Consumers need to be better informed to make Green Deal a success

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  • Clear evidence of the benefits of the Green Deal – but consumers believe that the “job’s done” on energy efficiency
  • Better information, trusted by consumers, is required to create the conditions for Green Deal uptake
  • Government, utilities and finance providers all have a role to play and will be the beneficiaries of a better debate on energy prices

London, 27 October 2011: Action is required to tackle consumers’ misconceptions over energy efficiency in order to ensure the success of the Government’s flagship Green Deal policy, a new report from EY has recommended. The research, which examined the attitudes of 2,000 UK home owners, showed that giving consumers better information and engaging with them effectively will be vital to ensure that the Green Deal meets its objectives;

  • 79% of consumers already believe their homes are energy efficient – even though far fewer than that have key energy efficiency measures installed.
  • Only 39% have cavity wall insulation, only 39% have a high efficiency boiler, whilst 31% do not have even have loft insulation.
  • Despite this, only a tiny number of households plan to install new energy efficiency measures – 12% for photovoltaic panels and high efficiency boilers, and only single figures for every other measure mentioned in the survey.

The report finds clear evidence of a market need for the Green Deal, but shows obstacles remain to Green Deals success. According to the research:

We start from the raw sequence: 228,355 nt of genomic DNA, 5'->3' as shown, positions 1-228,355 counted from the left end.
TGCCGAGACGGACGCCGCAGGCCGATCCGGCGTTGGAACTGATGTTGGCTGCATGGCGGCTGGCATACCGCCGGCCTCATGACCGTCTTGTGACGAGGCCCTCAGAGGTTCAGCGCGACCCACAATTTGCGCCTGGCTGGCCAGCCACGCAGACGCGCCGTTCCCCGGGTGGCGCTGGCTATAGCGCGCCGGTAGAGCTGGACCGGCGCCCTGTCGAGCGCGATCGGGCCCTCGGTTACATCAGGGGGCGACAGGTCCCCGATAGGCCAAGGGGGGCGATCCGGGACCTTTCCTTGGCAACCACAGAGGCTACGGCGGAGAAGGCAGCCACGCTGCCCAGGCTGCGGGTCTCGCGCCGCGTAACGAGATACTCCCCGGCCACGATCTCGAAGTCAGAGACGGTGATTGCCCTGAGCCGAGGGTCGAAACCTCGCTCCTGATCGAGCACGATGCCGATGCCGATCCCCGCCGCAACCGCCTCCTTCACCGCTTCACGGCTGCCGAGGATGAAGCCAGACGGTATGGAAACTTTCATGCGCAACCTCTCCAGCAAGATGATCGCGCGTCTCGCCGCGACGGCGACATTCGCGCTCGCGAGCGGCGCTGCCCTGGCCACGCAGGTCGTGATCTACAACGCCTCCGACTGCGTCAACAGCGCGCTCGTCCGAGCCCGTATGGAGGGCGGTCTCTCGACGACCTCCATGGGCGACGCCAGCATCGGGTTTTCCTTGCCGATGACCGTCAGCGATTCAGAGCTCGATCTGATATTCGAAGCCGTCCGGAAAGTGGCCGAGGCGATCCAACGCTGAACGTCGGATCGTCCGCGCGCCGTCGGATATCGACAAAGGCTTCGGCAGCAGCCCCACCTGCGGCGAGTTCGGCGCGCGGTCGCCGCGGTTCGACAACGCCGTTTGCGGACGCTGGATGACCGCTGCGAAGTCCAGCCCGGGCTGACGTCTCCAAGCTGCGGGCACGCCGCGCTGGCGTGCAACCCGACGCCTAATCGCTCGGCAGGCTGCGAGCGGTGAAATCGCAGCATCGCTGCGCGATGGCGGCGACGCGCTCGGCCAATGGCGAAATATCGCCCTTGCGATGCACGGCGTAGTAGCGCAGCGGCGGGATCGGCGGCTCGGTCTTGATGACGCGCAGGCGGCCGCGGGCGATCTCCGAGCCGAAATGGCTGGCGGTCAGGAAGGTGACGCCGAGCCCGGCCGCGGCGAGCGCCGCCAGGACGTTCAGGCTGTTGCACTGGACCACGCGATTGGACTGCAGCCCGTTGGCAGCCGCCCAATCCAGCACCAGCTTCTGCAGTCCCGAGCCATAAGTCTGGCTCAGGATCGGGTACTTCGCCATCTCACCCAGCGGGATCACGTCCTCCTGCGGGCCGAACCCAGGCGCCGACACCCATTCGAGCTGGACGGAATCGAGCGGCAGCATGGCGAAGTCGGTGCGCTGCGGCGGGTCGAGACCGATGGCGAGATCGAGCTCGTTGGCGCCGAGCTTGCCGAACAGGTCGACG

• Inability to afford the upfront costs of energy efficiency is the number one reason why consumers are holding back. 41% of consumers say this is the top problem.
  • Two fifths of consumers (43% and 39% respectively) believe that relatively high cost measures like solar electric panels and solar water heating could save them money. For many households, such measures are only affordable if they receive help with finance.

The report showed that consumers have a clear understanding of impending energy rises, with 22% expecting to see rises as high as £500 per annum, yet 43% of consumers stated they require more information on how they could save money. Overall, the research showed that consumer knowledge about energy consumption is exceedingly low:

  • 71% have no idea how much they spend heating their home during winter.
  • 80% are unaware of the cost of heating their hot water supply.
  • Less than a fifth have any idea of the cost of running key appliances – only 16% for TVs and fridges/freezers, only 18% for laundry appliances, and only 17% for kettles and lighting.

EY’s James Close spelled out the challenge facing the Government: “Our research shows there is a clear market need for the Green Deal. The upfront cost of energy efficiency is the single biggest barrier to consumers doing more to save energy. This is the gap that the Green Deal fills. For the policy to have an impact, consumers need information that they trust to be persuaded that it will help them. At the moment consumers misguidedly think it’s a case of ‘job done’ on energy efficiency.”

The report shows that better information is needed to clear up consumer confusion over energy efficiency and improve awareness of the help and advice available. Whilst 58% of consumers felt that financial incentives would encourage them to invest in energy efficient measures only 7% of consumers were aware of the Green Deal. Revealingly, consumers stated that they lacked trust in their energy suppliers to deliver them with reliable information and offers, just 6% of those polled said they trusted their energy supplier.

James Close summed the situation up, stating “Consumers are confused by the myriad of offers available to them and, given the current focus on energy pricing, we shouldn’t be surprised that they look for a catch when energy companies encourage them to use less. The Green Deal is an important step, but financial incentives alone won’t work unless consumer information and understanding is significantly improved. The prize for getting creating a common and compelling voice to the consumer about why they should take up the Green Deal will help customers commit to the right energy efficiency measures and improve the public debate on energy prices.”

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